Designated a National Historic Landmark, Lucy the Elephant stands six storeys tall on the shores of the Atlantic Ocean in Margate City, New Jersey. How a 90 ton elephant came to reside in this seaside community south of Atlantic City is an interesting tale.
Hoping to create a real estate boom in what was then known as South Atlantic City, real estate developer James V Lafferty received a patent for the plans for elephant-shaped buildings and constructed Lucy in 1881.
The elephant building generated the national publicity Lafferty hoped for, leading him to build two more. A 12-storey structure twice as large as Lucy called the 'Elephantine Colossus' was built in the centre of the Coney Island amusement park in New York. The other was slightly smaller than Lucy. The 'Light of Asia' was built as the centerpiece of another Lafferty real estate promotion in South Cape May, New Jersey. The Collossus later burned down and the Light of Asia was torn down, leaving Lucy the only elephant-shaped building in America.
Unfortunately for Lafferty he eventually ran out of money and he sold Lucy to John and Sophie Gertzen, who operated the elephant building as a tourist attraction and a miniature hotel. A wealthy doctor converted her into a private beach cottage in 1902. She later became a tavern. In the 1920s, Lucy the Elephant tavern was forced to close by the passage of Prohibition. When that law was repealed in 1933, she immediately became a bar again.
After World War II, her notoriety began to fade and she fell into disrepair. She was slated to be torn down only to be saved by a grassroots group in 1969. The Save Lucy Committee had Lucy moved to beachfront land owned by the city and restored her as an historic site and tourist attraction. The group is constantly seeking money to keep the pachyderm structurally sound while seeking to refurbish the interior into a museum.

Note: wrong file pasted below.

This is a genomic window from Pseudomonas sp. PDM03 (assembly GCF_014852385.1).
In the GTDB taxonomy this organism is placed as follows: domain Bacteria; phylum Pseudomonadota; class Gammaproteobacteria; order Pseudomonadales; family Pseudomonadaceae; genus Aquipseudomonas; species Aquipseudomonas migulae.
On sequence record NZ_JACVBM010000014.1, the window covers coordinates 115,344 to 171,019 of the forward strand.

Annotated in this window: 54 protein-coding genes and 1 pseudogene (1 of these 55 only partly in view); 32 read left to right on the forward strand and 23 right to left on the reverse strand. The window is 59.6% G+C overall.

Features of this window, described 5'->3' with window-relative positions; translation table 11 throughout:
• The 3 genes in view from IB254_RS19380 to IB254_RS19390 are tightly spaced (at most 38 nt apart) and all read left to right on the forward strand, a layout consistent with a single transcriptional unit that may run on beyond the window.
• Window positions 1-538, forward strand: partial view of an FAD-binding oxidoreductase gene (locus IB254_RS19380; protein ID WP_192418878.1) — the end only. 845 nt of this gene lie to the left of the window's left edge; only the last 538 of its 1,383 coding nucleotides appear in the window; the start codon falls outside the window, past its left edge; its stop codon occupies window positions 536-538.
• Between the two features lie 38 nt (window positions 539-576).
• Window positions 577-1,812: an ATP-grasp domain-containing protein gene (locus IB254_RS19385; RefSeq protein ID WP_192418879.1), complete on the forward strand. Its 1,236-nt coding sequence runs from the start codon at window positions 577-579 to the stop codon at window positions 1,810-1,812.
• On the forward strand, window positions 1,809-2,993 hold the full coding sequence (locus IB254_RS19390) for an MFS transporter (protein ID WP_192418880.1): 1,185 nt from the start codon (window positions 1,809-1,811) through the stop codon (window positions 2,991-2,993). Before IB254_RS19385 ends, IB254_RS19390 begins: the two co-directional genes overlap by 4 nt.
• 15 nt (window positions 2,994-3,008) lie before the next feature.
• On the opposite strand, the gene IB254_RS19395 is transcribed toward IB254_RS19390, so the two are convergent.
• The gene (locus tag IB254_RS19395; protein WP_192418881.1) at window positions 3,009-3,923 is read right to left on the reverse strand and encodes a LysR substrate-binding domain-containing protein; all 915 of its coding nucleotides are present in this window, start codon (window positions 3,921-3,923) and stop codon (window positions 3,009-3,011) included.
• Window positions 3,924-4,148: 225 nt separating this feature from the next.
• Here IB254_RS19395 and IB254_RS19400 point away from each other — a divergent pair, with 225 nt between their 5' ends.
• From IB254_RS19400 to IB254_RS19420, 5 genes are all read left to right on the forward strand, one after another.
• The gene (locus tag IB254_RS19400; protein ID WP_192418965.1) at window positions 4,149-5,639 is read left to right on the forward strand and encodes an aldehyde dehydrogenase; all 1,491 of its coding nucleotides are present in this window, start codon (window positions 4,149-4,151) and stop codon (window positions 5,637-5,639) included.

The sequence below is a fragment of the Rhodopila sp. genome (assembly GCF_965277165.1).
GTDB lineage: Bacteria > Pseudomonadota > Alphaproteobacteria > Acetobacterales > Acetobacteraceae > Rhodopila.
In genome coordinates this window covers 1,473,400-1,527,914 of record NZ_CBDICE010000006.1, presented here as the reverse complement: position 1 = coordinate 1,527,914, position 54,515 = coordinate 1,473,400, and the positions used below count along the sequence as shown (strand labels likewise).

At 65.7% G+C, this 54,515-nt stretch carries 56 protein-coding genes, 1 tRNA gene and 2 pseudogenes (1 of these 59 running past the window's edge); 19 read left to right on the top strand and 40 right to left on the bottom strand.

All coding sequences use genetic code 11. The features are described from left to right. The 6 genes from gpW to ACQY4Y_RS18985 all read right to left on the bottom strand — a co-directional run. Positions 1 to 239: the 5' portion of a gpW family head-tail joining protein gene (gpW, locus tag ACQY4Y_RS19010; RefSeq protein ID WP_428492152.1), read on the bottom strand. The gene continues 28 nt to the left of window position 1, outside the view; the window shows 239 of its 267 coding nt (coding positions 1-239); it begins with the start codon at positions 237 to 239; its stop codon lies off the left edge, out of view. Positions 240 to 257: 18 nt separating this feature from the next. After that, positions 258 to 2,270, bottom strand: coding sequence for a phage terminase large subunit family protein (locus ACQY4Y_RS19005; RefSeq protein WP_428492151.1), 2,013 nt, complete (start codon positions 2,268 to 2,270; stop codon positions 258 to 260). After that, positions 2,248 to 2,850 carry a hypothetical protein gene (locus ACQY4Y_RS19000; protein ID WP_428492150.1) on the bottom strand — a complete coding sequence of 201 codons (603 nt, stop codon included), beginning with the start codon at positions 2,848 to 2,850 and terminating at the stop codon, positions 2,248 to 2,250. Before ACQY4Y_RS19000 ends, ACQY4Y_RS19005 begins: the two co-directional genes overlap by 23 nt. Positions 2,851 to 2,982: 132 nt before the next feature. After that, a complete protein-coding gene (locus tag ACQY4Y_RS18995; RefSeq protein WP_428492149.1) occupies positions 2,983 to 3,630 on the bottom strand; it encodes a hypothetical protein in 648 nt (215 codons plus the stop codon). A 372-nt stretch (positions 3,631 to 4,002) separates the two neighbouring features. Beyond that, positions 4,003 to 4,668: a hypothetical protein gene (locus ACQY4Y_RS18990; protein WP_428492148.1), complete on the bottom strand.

Today, more than 25,000 visitors each summer tour Lucy's interior and buy postcards in her gift shop. For a $3 admission fee, you can tour Lucy's interior and view a display of regional maritime artifacts and Lucy's history. The tour climaxes with a stop in the open-air howdah1 atop Lucy's back.
Ship's logs from over the last century indicate that on clear days Lucy is visible from eight miles out at sea.
She is located at 9200 Atlantic Avenue in Margate City. She is open for tours weekends in spring and fall and during the week from mid-June to Labor Day. For more information call 609-823-6473. Donations may be made to: Save Lucy Committee Inc, PO Box 3000, Margate, NJ 08402. Lucy now has a whole website devoted to her.
As a word of warning, don't make disparaging remarks about Lucy in the bars around town - the locals are fiercely proud of her.
Lucy's Vital Statistics
Lucy stands 65 feet tall which is equivalent to six storeys.
Lucy's body is 38 feet long and 80 feet in circumference.
Lucy weighs 90 tons.
More than 1 million pieces of timber were used to make Lucy.
This wooden structure is covered with 12,000 square feet of sheet metal.
Lucy has 22 windows.
Lucy's legs are 22 feet high and 10 feet in diameter.
Lucy's tail is 26 feet long.
Lucy's tusks are 22 feet long.
Lucy's eyes are 18 inches in diameter.
Lucy's ears are 17 feet long and 10 feet wide, and each one weighs 2,000 pounds.